Fans of dark tourism — tourism in “hot spots with a gloomy past” – advertised another “Chernobyl”. They were invited to visit “the eerie island of anthrax, which remained uninhabited for 48 years after the deadly tests.” We are talking about the island of Gruinard, located 1 km from the coast of Scotland.
The “dark past” of the island is as follows: in 1942, British military scientists began to test the possibility of using deadly chemical and biological weapons on the island. Specifically, the test site studied the use of anthrax, a deadly bacterial infection that, when inhaled, eaten, or absorbed through broken skin, causes a range of devastating medical effects, including huge ulcers. The remote and uninhabited island was quite suitable for this purpose of the British. 80 sheep were brought to the island, next to which bacterial bombs were detonated. The effectiveness was confirmed – the sheep died within a few days. But the island could not be protected from the consequences of the release of bacteria for 48 years.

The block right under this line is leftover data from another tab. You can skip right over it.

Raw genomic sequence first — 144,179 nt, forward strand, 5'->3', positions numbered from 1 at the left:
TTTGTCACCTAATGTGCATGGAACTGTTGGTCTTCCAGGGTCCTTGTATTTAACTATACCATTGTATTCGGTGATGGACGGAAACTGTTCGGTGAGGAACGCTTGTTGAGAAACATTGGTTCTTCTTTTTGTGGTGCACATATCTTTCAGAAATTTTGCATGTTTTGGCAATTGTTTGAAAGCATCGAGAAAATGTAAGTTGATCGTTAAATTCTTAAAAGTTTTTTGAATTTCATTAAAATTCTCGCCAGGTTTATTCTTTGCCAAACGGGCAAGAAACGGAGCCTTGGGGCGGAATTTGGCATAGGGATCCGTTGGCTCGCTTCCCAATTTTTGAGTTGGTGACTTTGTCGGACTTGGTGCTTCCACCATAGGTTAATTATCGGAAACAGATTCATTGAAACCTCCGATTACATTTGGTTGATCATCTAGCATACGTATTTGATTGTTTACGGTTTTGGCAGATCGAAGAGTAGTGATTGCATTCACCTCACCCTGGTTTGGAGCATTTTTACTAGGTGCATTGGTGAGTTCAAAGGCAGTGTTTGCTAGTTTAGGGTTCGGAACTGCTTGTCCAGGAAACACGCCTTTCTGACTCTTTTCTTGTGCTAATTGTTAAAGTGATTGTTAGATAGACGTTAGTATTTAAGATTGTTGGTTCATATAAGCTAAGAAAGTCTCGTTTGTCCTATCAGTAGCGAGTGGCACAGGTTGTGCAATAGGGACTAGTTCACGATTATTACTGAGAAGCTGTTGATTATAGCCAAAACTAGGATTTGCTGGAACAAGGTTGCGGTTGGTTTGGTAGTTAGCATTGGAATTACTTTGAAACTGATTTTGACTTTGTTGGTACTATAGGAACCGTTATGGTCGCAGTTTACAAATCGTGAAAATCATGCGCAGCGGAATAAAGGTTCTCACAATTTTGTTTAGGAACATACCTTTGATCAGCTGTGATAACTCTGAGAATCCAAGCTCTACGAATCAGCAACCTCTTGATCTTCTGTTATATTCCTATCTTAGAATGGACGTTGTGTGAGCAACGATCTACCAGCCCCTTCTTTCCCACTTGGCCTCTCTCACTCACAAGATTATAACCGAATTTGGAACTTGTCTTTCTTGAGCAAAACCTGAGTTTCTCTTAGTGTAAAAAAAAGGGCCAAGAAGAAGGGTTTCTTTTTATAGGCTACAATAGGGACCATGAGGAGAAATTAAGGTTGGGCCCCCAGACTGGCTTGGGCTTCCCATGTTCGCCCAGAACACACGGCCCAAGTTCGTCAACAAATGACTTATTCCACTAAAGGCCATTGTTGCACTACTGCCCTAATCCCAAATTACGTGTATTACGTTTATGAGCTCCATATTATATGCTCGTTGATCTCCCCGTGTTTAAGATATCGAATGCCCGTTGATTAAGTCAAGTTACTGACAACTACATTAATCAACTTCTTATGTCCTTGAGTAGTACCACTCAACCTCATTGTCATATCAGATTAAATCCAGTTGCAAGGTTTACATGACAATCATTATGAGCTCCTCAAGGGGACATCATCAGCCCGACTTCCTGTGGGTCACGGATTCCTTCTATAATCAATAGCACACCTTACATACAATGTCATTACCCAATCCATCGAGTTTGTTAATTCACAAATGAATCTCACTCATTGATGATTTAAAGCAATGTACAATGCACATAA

More precisely, only in 1986 the island began to be cleared of anthrax. A solution of formaldehyde diluted with sea water was sprayed over the island and the contaminated topsoil was removed. As a result, the sheep, which were once again tested, remained healthy and in 1990 – 48 years after the tests – the island was declared safe.
After that, the heirs of the original owners really bought the island for £500 and decided to recoup the dangerous property by advertising the island for lovers of the appropriate type of tourism. True, tourists are still warned that they undertake a visit to the island “at their own peril and risk.” According to experts, anthrax is a very tenacious bacterium and its spores could well have survived. However, amateurs leave not the most attractive reviews. The fact is that there is almost nothing to see on the island, except for a couple of ruins and a lot of open space. “What to see: Nothing but the most treeless flat island. What's left of its dark history is just some kind of dark aura. Visiting the island can be called a disproportionate logistical effort, although it is possible. But there's absolutely nothing to see there,” the Dark Tourism themed site says.
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